A Healthy Food Plan checklist for parents
APF NEWSLETTER JULY 25TH 2022
Whether you have a toddler or a teen, here are five of the best strategies to improve nutrition and encourage smart eating habits:
Family meals are a comforting ritual for both parents and kids. Children like the predictability of family meals and parents get a chance to catch up with their kids. Kids who take part in regular family meals are also:
Also, family meals are a chance for parents to introduce kids to new foods and to be role models for healthy eating.
Teens may turn up their noses at the prospect of a family meal — not surprising because they're busy and want to be more independent. Yet studies find that teens still want their parents' advice and counsel, so use mealtime as a chance to reconnect.
You might also try these tips:
What counts as a family meal? Whenever you and your family eat together — whether it's takeout food or a home-cooked meal with all the trimmings. Strive for nutritious food and a time when everyone can be there. This may mean eating dinner a little later to accommodate a teen who's at sports practice. It also can mean setting aside time on the weekends when it may be more convenient to gather as a group, such as for Sunday brunch.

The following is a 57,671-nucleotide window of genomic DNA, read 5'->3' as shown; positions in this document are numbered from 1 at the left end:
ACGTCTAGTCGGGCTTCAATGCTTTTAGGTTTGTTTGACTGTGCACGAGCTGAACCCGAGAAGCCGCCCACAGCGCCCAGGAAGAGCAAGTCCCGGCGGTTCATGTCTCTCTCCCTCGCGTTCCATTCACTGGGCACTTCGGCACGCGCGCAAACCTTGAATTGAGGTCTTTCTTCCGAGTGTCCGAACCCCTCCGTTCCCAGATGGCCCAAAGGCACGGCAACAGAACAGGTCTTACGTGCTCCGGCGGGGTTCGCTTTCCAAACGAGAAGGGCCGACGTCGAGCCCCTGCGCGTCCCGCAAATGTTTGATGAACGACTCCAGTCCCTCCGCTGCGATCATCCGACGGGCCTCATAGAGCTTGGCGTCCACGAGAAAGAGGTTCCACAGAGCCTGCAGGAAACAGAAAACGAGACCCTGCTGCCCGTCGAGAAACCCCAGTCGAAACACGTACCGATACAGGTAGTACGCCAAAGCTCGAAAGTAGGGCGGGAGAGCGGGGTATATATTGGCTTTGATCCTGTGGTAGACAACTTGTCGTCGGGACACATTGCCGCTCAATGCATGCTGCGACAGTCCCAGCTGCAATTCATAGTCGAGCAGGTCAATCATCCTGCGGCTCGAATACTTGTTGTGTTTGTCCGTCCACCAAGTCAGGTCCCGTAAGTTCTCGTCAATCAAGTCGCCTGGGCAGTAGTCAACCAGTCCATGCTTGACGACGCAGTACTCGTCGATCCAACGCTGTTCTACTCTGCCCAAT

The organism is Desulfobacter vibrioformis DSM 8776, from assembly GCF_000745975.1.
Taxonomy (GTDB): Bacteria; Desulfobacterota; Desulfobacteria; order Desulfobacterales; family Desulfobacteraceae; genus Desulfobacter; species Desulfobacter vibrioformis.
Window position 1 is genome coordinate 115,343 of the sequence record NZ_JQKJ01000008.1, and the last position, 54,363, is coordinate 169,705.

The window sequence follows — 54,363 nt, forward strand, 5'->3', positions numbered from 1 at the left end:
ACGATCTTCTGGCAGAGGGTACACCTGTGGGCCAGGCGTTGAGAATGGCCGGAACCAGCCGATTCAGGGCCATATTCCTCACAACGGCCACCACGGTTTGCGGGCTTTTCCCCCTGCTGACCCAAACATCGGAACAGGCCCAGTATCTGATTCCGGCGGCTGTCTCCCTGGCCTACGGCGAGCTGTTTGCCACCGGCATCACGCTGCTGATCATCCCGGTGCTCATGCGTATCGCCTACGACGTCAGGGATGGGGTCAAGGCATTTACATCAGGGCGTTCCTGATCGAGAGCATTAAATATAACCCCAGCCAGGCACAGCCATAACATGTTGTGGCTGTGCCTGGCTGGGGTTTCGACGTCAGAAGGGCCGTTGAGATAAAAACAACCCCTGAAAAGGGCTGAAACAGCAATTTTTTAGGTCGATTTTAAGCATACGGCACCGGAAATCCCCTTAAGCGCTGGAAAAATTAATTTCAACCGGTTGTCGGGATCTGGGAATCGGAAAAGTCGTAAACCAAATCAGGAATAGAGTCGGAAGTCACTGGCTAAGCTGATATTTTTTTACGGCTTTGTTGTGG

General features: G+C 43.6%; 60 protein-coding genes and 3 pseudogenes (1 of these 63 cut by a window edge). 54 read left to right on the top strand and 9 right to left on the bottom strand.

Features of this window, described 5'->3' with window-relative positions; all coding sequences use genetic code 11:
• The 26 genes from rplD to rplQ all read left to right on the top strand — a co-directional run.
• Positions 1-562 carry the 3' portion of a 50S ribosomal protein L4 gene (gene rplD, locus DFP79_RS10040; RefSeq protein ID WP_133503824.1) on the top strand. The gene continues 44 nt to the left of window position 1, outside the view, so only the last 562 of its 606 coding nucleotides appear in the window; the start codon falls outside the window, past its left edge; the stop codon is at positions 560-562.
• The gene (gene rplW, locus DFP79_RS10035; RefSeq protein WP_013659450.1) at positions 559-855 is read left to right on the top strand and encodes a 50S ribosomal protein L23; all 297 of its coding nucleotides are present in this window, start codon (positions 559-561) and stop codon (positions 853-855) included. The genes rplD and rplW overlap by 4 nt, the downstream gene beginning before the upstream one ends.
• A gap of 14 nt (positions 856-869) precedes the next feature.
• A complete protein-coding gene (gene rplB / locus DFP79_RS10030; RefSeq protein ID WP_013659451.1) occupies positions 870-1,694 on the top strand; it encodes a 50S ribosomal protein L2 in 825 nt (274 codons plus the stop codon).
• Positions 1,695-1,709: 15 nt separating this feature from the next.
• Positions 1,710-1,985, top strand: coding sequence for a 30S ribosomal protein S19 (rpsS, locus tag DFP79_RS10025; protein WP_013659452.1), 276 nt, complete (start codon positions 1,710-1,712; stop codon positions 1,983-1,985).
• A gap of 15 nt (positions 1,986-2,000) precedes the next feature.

Kids, especially younger ones, will eat mostly what's available at home. That's why it's important to control the supply lines — the foods that you serve for meals and have on hand for snacks.
Follow these basic guidelines:
The best way for you to encourage healthy eating is to eat well yourself. Kids will follow the lead of the adults they see every day. By eating fruits and vegetables and not overindulging in the less nutritious stuff, you'll be sending the right message.
Another way to be a good role model is to serve appropriate portions and not overeat. Talk about your feelings of fullness, especially with younger children. You might say, "This is delicious, but I'm full, so I'm going to stop eating." Similarly, parents who are always dieting or complaining about their bodies may foster these same negative feelings in their kids. Try to keep a positive approach about food.
It's easy for food to become a source of conflict. Well-intentioned parents might find themselves bargaining or bribing kids so they eat the healthy food in front of them. A better strategy is to give kids some control, but to also limit the kind of foods available at home.
Kids should decide if they're hungry, what they will eat from the foods served, and when they're full. Parents control which foods are available to their kids, both at mealtime and between meals. Here are some guidelines to follow:
Sure, eating well can be hard — family schedules are hectic and grab-and-go convenience food is readily available. But our tips can help make all five strategies part of your busy household.
If you would like further information about heatlhy eating, why not speak to one of our nutritionists? contact us on 07555 748776
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